Tommy Joseph Promoted, Darin Ruf Sent Down, Probably

(The original headline of this story implied Darin Ruf had been demoted, because it seems likely and because I am an idiot who forgot to fix it before posting. Sorry, Darin.)

Tommy Joseph, the primary return in the Phillies 2012 trade of Hunter Pence to San Francisco, had his contract selected from Lehigh Valley and will join the club as they begin a nine-game home stand tonight against Cincinnati, according to Jayson Stark and a bunch of the Philly beats. Joseph ever making his MLB debut was far from anyone’s mind just three months ago, but his play in Spring Training and the AAA regular season has certainly warranted the call-up, and his long struggle against injury makes his impending debut, likely tonight against Brandon Finnegan, quite the feel-good story. Really, I feel good about it. Not like, I just got an N64 for Christmas, but pretty good. Continue reading…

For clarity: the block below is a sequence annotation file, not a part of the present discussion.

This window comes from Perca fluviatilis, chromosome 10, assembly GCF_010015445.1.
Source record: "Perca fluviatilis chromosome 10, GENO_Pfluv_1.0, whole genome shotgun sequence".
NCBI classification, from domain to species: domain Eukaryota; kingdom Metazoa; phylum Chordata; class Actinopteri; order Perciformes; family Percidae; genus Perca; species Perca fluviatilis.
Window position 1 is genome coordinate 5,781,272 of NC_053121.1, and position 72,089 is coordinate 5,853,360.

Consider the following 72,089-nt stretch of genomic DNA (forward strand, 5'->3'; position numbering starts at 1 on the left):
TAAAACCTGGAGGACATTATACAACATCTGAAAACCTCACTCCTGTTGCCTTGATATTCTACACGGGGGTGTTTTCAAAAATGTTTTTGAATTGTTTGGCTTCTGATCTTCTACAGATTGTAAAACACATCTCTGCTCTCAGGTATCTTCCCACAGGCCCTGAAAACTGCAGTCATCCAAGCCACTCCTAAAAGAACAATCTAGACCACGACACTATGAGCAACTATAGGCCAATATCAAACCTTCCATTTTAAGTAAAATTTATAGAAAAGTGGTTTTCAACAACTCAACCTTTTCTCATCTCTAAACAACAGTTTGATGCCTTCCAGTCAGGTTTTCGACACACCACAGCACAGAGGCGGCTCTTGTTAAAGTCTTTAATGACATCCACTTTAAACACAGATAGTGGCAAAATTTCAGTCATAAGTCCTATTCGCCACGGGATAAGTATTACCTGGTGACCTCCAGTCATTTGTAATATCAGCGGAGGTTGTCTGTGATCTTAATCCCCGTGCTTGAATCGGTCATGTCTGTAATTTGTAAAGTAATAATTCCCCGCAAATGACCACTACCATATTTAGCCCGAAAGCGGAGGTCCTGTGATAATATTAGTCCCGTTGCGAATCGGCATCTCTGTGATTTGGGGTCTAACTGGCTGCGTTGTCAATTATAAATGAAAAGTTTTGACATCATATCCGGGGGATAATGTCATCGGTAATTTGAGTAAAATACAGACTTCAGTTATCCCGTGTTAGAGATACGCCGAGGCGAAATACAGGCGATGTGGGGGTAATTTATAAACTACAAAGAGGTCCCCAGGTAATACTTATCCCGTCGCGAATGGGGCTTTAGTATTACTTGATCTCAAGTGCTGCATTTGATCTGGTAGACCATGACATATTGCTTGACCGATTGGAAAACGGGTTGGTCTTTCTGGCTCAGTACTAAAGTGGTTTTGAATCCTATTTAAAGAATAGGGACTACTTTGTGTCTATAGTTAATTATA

The New Adam Morgan

In those dark months between New Year’s and the start of spring training when baseball writers become desperate for relevant topics to write about, I undertook a series titled “Who Are You“. The purpose of the series was simple enough: to familiarize myself (and by extension, you, the reader) with the overall profile of each new significant Phillies acquisition. We looked at guys like Jeremy Hellickson, Peter Bourjos, and Vince Velasquez whom we may have only had cursory knowledge of previously and attempted to form a relatively comprehensive picture of what to expect from each entering the 2016 season. What we didn’t do at the time was look at returning members of the Phillies in such a thorough fashion because, naturally, we already had reasonably clear understandings of each player.